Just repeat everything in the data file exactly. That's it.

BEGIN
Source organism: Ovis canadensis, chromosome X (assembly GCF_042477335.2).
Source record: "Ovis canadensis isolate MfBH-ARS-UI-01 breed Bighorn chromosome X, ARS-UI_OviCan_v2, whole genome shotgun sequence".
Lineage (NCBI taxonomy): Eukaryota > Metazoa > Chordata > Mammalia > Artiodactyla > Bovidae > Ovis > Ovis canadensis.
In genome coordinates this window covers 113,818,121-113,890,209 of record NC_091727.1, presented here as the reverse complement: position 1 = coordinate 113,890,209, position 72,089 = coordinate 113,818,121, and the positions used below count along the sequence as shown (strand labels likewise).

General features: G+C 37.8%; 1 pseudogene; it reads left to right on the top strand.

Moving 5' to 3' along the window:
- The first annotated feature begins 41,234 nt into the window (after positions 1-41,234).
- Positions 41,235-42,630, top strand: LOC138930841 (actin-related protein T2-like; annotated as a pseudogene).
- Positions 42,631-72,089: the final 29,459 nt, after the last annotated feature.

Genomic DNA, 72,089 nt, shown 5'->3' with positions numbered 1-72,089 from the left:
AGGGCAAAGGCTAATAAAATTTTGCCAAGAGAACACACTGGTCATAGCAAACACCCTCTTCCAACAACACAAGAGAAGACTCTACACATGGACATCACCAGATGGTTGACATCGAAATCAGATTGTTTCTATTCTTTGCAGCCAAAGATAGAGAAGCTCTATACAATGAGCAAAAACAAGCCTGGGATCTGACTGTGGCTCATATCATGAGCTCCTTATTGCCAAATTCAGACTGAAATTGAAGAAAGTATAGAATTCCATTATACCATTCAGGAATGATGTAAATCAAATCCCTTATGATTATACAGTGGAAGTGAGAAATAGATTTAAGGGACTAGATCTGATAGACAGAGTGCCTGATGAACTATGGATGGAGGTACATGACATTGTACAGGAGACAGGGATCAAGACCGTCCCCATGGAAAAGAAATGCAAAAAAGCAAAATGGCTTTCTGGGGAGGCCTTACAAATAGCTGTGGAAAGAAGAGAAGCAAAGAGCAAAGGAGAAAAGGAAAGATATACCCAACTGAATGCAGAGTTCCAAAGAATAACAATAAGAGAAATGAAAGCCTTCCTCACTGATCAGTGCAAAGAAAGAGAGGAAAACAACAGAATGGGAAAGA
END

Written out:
Source organism: Ovis canadensis, chromosome X (assembly GCF_042477335.2).
Source record: "Ovis canadensis isolate MfBH-ARS-UI-01 breed Bighorn chromosome X, ARS-UI_OviCan_v2, whole genome shotgun sequence".
Lineage (NCBI taxonomy): Eukaryota > Metazoa > Chordata > Mammalia > Artiodactyla > Bovidae > Ovis > Ovis canadensis.
In genome coordinates this window covers 113,818,121-113,890,209 of record NC_091727.1, presented here as the reverse complement: position 1 = coordinate 113,890,209, position 72,089 = coordinate 113,818,121, and the positions used below count along the sequence as shown (strand labels likewise).

General features: G+C 37.8%; 1 pseudogene; it reads left to right on the top strand.

Moving 5' to 3' along the window:
- The first annotated feature begins 41,234 nt into the window (after positions 1-41,234).
- Positions 41,235-42,630, top strand: LOC138930841 (actin-related protein T2-like; annotated as a pseudogene).
- Positions 42,631-72,089: the final 29,459 nt, after the last annotated feature.

Genomic DNA, 72,089 nt, shown 5'->3' with positions numbered 1-72,089 from the left:
AGGGCAAAGGCTAATAAAATTTTGCCAAGAGAACACACTGGTCATAGCAAACACCCTCTTCCAACAACACAAGAGAAGACTCTACACATGGACATCACCAGATGGTTGACATCGAAATCAGATTGTTTCTATTCTTTGCAGCCAAAGATAGAGAAGCTCTATACAATGAGCAAAAACAAGCCTGGGATCTGACTGTGGCTCATATCATGAGCTCCTTATTGCCAAATTCAGACTGAAATTGAAGAAAGTATAGAATTCCATTATACCATTCAGGAATGATGTAAATCAAATCCCTTATGATTATACAGTGGAAGTGAGAAATAGATTTAAGGGACTAGATCTGATAGACAGAGTGCCTGATGAACTATGGATGGAGGTACATGACATTGTACAGGAGACAGGGATCAAGACCGTCCCCATGGAAAAGAAATGCAAAAAAGCAAAATGGCTTTCTGGGGAGGCCTTACAAATAGCTGTGGAAAGAAGAGAAGCAAAGAGCAAAGGAGAAAAGGAAAGATATACCCAACTGAATGCAGAGTTCCAAAGAATAACAATAAGAGAAATGAAAGCCTTCCTCACTGATCAGTGCAAAGAAAGAGAGGAAAACAACAGAATGGGAAAGA